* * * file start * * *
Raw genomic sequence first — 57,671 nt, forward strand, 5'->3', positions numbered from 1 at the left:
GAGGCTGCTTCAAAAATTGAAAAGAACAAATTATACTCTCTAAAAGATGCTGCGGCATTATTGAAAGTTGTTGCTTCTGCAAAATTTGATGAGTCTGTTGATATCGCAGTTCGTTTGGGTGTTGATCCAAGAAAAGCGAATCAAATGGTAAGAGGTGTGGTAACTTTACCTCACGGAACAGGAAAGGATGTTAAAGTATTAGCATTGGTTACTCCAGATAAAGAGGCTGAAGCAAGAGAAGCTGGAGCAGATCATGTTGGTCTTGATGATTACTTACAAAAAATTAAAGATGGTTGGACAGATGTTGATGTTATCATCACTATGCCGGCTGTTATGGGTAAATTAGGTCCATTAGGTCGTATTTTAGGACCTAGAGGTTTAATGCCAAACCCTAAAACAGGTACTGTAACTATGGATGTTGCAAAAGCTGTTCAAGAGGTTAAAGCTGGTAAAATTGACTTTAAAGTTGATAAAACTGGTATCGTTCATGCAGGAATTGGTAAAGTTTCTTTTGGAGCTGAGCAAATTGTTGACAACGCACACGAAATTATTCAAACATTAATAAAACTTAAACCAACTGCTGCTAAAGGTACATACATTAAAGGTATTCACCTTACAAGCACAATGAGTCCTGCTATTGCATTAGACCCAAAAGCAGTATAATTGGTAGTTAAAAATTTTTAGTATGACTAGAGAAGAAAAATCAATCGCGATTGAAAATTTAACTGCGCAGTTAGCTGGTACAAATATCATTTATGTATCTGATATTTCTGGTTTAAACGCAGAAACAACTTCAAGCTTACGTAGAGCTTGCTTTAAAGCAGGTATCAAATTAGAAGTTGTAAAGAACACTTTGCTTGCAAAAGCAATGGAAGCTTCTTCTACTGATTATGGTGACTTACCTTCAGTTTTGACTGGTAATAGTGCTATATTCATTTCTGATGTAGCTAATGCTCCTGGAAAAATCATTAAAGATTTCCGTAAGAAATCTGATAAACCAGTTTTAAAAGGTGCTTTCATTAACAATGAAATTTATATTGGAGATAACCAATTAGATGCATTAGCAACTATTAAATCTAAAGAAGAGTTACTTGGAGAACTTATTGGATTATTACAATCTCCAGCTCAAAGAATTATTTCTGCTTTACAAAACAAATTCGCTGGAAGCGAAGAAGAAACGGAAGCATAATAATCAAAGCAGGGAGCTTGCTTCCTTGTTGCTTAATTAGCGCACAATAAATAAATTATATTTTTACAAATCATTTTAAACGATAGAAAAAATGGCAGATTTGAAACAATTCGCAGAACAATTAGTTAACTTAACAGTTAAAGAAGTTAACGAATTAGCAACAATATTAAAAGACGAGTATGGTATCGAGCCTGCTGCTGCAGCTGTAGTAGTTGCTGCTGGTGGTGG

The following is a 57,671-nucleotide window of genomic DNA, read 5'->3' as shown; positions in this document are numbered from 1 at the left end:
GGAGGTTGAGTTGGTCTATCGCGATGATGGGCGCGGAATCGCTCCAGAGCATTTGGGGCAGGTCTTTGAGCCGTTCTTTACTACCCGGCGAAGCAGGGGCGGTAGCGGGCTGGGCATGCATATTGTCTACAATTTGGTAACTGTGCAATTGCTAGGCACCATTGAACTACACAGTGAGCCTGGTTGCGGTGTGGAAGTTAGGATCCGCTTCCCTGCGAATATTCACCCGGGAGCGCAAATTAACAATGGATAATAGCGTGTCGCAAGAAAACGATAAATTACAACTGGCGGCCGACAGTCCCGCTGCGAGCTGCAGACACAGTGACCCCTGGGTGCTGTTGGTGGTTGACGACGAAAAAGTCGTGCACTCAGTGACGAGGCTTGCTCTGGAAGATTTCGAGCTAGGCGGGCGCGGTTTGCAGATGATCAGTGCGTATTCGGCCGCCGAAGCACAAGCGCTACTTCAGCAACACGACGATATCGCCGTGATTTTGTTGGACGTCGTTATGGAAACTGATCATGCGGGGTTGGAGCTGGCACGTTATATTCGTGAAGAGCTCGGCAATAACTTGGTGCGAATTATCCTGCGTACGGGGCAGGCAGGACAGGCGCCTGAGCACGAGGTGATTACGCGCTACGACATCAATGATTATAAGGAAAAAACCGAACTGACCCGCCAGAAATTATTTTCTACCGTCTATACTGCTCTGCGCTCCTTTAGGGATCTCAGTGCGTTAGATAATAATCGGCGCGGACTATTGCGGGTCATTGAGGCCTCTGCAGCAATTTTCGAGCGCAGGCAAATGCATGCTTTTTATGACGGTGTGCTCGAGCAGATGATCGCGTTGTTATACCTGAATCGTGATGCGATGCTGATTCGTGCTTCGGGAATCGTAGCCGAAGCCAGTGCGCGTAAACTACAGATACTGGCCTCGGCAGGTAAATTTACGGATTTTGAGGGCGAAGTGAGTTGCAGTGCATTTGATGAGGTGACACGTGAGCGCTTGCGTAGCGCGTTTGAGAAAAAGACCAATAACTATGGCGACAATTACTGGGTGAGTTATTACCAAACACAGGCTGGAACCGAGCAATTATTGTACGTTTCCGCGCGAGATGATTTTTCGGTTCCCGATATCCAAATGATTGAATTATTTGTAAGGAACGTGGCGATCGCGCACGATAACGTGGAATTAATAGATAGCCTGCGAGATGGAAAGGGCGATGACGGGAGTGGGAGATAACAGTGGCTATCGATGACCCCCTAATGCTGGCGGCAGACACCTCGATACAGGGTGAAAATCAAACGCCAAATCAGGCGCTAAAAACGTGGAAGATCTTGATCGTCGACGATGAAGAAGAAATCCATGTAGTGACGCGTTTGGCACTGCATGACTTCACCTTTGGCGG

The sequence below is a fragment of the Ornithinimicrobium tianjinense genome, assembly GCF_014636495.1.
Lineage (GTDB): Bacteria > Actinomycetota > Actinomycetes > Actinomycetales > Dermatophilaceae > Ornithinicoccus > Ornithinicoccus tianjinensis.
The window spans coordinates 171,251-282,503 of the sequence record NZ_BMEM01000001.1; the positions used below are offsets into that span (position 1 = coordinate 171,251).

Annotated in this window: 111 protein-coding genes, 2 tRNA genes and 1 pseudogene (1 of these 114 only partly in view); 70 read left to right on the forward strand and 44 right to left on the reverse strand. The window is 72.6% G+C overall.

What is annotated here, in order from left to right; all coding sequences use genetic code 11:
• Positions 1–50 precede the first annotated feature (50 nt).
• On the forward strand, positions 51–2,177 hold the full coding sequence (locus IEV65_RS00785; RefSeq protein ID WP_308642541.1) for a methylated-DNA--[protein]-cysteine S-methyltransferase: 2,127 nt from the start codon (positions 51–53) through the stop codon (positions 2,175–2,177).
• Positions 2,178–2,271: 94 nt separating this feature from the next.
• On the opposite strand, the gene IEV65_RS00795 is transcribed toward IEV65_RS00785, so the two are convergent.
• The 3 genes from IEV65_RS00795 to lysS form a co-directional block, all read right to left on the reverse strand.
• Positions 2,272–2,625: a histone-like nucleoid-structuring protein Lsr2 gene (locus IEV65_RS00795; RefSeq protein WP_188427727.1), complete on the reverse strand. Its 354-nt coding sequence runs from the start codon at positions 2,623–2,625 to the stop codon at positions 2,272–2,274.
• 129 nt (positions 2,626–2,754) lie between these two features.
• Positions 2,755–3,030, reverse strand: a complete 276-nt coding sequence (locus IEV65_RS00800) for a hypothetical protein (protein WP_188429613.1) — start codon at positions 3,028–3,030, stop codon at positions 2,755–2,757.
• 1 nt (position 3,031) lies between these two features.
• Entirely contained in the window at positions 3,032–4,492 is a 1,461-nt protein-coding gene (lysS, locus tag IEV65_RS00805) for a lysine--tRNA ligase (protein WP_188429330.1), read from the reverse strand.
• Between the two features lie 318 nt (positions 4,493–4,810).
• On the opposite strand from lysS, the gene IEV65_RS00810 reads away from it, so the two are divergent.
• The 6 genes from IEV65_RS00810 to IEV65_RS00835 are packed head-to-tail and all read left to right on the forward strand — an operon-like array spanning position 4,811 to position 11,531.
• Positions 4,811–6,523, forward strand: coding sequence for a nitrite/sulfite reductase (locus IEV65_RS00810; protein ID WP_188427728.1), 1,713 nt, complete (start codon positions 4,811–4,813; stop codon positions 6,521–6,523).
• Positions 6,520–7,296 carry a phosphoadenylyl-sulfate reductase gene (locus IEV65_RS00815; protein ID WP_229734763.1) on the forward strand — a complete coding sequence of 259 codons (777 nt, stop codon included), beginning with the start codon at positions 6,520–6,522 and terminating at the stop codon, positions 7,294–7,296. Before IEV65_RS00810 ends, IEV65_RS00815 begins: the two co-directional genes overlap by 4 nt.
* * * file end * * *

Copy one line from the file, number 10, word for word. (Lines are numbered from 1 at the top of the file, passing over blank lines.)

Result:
• Positions 1–50 precede the first annotated feature (50 nt).